For more on Schumpeterian Depressions, please see Creative Destruction.
Tax Laws and Other Factors
There are still many other factors at play. Corporations do not exist to create jobs, they exist to create profits. When it comes to hiring, if companies can get a higher rate of return by expanding overseas, that is exactly what they will do, and in fact exactly what they should do.
Unfortunately, tax law is such that it practically begs companies to move both jobs and profits overseas. Those tax laws benefit huge corporations that can take advantage of monstrous loopholes, to the detriment of everyone else.
How $60 Billion is Lost to Tax Loopholes
The US Corporate tax rate is 35%. Care to guess what tax rate Google paid?
Bloomberg reports Google 2.4% Rate Shows How $60 Billion Is Lost to Tax Loopholes
Google Inc. cut its taxes by $3.1 billion in the last three years using a technique that moves most of its foreign profits through Ireland and the Netherlands to Bermuda.
Google’s income shifting — involving strategies known to lawyers as the “Double Irish” and the “Dutch Sandwich” — helped reduce its overseas tax rate to 2.4 percent, the lowest of the top five U.S. technology companies by market capitalization, according to regulatory filings in six countries.
“It’s remarkable that Google’s effective rate is that low,” said Martin A. Sullivan, a tax economist who formerly worked for the U.S. Treasury Department. “We know this company operates throughout the world mostly in high-tax countries where the average corporate rate is well over 20 percent.”
Income shifting commonly begins when companies like Google sell or license the foreign rights to intellectual property developed in the U.S. to a subsidiary in a low-tax country. That means foreign profits based on the technology get attributed to the offshore unit, not the parent. Under U.S. tax rules, subsidiaries must pay “arm’s length” prices for the rights — or the amount an unrelated company would.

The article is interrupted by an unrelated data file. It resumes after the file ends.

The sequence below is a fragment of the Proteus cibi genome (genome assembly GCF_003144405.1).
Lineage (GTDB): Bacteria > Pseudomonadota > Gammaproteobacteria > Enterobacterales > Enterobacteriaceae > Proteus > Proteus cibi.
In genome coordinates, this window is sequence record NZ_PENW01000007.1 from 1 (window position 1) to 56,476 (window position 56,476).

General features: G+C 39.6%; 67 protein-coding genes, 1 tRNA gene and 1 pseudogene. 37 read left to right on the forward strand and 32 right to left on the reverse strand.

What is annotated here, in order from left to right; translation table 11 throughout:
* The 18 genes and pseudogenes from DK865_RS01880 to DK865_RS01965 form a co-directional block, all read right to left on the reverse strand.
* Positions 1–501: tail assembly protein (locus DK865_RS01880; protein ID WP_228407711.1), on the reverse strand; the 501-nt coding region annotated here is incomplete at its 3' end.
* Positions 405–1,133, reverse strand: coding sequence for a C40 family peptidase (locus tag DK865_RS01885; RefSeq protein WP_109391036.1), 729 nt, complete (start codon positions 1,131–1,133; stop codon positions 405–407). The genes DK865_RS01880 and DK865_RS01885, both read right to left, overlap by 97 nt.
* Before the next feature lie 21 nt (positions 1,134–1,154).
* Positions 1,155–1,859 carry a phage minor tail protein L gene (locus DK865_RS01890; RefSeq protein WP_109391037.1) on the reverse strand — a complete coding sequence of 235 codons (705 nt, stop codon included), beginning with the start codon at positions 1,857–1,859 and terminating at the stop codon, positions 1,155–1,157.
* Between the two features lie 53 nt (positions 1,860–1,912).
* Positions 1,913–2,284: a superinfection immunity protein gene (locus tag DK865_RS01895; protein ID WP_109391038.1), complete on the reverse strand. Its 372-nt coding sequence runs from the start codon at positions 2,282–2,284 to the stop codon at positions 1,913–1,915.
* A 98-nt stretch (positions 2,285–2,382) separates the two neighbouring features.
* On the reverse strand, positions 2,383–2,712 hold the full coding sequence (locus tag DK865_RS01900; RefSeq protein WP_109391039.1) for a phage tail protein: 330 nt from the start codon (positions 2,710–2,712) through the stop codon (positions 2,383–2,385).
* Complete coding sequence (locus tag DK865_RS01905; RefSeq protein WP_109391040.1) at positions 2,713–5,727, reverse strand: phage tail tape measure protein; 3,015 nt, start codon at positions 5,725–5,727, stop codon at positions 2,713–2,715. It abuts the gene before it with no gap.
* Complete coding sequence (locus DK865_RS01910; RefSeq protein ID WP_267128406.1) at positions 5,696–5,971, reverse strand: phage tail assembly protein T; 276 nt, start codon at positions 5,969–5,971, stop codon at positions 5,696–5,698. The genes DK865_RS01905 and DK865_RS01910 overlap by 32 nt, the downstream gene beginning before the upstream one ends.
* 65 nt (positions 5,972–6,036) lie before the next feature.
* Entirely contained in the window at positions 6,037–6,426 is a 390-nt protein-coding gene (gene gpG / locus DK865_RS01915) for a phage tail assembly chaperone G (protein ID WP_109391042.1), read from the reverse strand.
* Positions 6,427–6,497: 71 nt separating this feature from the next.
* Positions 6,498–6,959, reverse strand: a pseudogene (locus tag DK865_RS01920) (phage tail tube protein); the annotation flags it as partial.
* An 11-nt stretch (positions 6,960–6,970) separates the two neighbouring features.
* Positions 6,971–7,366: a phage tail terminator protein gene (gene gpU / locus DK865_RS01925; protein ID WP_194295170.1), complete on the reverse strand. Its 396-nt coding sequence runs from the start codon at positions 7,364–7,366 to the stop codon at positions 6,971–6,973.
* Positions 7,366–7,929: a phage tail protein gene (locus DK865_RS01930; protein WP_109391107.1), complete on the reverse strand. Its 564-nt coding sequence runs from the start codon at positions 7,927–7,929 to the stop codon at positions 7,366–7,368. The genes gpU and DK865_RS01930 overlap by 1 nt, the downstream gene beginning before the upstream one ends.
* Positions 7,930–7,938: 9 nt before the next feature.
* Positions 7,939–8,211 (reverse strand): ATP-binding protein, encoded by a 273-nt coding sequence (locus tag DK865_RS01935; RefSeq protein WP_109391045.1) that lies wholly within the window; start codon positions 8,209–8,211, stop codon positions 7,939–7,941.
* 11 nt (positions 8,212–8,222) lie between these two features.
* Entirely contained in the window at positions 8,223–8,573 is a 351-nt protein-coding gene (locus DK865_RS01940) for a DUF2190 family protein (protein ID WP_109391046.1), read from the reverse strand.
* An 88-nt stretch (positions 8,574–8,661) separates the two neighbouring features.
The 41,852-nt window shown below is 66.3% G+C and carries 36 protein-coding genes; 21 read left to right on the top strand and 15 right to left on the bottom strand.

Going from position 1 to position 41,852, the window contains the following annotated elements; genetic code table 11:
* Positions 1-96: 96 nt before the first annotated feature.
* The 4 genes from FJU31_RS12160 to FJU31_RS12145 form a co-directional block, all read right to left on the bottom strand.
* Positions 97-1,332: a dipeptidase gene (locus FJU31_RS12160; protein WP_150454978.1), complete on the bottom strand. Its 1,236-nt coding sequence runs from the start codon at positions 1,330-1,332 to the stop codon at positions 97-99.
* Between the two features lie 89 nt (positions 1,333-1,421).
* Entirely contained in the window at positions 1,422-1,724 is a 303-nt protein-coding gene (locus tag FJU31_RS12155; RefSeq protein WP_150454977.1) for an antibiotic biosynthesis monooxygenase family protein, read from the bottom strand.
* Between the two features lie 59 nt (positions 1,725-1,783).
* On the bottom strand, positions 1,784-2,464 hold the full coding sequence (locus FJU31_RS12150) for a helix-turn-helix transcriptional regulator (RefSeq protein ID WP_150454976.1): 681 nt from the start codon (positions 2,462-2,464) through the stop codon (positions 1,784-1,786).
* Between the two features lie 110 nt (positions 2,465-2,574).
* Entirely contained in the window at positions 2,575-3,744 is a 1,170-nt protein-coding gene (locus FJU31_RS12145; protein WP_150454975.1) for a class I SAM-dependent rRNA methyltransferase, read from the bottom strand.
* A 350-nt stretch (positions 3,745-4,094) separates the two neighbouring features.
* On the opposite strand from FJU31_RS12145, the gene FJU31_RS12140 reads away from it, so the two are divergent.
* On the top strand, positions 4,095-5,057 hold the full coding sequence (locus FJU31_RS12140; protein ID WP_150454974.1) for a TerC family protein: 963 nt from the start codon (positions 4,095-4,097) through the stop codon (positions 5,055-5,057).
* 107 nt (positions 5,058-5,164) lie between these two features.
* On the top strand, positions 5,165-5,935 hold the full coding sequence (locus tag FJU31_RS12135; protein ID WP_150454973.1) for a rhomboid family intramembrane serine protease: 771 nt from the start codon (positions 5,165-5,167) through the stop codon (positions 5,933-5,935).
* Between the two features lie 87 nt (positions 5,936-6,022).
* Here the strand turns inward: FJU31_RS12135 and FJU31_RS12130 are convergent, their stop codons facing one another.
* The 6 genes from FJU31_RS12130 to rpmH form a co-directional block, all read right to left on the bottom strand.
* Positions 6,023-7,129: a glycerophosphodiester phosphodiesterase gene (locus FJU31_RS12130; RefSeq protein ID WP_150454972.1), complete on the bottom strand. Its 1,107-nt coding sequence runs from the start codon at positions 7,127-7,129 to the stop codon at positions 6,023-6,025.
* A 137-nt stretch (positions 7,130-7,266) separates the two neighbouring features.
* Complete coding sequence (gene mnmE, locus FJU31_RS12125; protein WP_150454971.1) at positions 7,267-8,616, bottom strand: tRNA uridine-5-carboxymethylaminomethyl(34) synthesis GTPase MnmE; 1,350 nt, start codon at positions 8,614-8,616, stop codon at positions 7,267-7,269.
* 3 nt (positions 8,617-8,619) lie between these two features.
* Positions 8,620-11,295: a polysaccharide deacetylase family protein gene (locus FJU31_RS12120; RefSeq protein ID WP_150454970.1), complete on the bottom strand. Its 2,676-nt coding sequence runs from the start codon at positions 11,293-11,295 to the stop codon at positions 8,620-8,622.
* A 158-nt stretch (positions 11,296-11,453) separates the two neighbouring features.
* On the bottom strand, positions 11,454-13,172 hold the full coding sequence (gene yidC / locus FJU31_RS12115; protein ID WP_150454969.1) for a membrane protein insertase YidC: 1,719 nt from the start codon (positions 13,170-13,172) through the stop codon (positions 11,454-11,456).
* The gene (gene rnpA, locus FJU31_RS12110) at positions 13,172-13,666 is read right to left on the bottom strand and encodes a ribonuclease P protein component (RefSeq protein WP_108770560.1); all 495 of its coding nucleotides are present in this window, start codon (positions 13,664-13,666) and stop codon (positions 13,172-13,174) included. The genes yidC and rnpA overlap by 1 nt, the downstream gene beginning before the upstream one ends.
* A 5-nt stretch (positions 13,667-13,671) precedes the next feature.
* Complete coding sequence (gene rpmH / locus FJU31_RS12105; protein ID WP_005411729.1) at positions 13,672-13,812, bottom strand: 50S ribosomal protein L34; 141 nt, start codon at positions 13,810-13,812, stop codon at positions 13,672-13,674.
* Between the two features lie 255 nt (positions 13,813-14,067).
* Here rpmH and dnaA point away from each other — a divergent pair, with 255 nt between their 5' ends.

Because the payments contribute to taxable income, the parent company has an incentive to set them as low as possible. Cutting the foreign subsidiary’s expenses effectively shifts profits overseas.
After three years of negotiations, Google received approval from the IRS in 2006 for its transfer pricing arrangement, according to filings with the Securities and Exchange Commission.
The IRS gave its consent in a secret pact known as an advanced pricing agreement.
Google’s $1 Billion-a-Year Loophole
For an interactive graphic that shows how the strategy works, please see Inside Google’s $1 Billion-a-Year Tax Cutting Strategy.
Google Inc. has cut roughly $3 billion from its income tax bill since 2007. It relies on techniques known to tax planners as the “Double Irish” and the “Dutch Sandwich”
Microsoft uses a “Double Irish” structure as well.
Apple, IBM, and Oracle also use tax schemes, but Google is best at it.
Note that these schemes are actually tax deference schemes, not tax avoidance schemes. The tax has to be paid, eventually, at least in theory. What happens in practice is corporations defer taxes perpetually, until there is some sort of tax holiday given to repatriate taxes.
Technology Cash Cows
Interestingly, a quick check of that first Cash Cow link shows Apple has $46 Billion in net cash, Google $30.1 Billion, Microsoft $30.6 Billion, Cisco $24.6 Billion, and Intel $18.4 billion.
That is a combined $149.7 billion in net cash from those 5 corporations.
Yet, returning to the original premise, just how likely is it for those companies to use 1/3 of their cash to go on US hiring sprees?
Moreover, what does their average hiring costs have to do with average hiring costs in general?
It is simply impossible to equate cash on the sidelines (most of it nonexistent except for technology companies), with potential hiring.
In Defense of Google
Before everyone gets all up in arms about Google, let me point out that Google has more than 20,000 employees, many of them very highly paid. Is that the kind of business you want to punish?
I think not.
Small Businesses Crucified
Small businesses cannot afford the legal teams of Google or Microsoft.
Thus, the real tragedy is small businesses and startups (the very foundation for job creation) get hit with 35% Federal tax rates, and states take another 1%-10% (varies by state), on top of that.
Who wants to start a company in the US, with these disadvantages, with this healthcare mess, with overcapacity nearly everywhere you look, with the likelihood that cities and states will be hiking taxes?
I wouldn’t. Nor do banks want to lend in this environment. The risks are simply too high.
Level the Playing Field
The ideal corporate tax rate is 0% but that would not fly in this environment with our deficits.
Rather than overtly punish successful businesses like Google and Apple with higher taxes, I propose slashing corporate income taxes across the board to some extremely low level while penalizing profits held overseas, in a revenue neutral fashion.
This would level the playing field between big and small businesses, encourage small business creation right here in the US, and encourage repatriation of profits earned or held outside the US.
Mike “Mish” Shedlock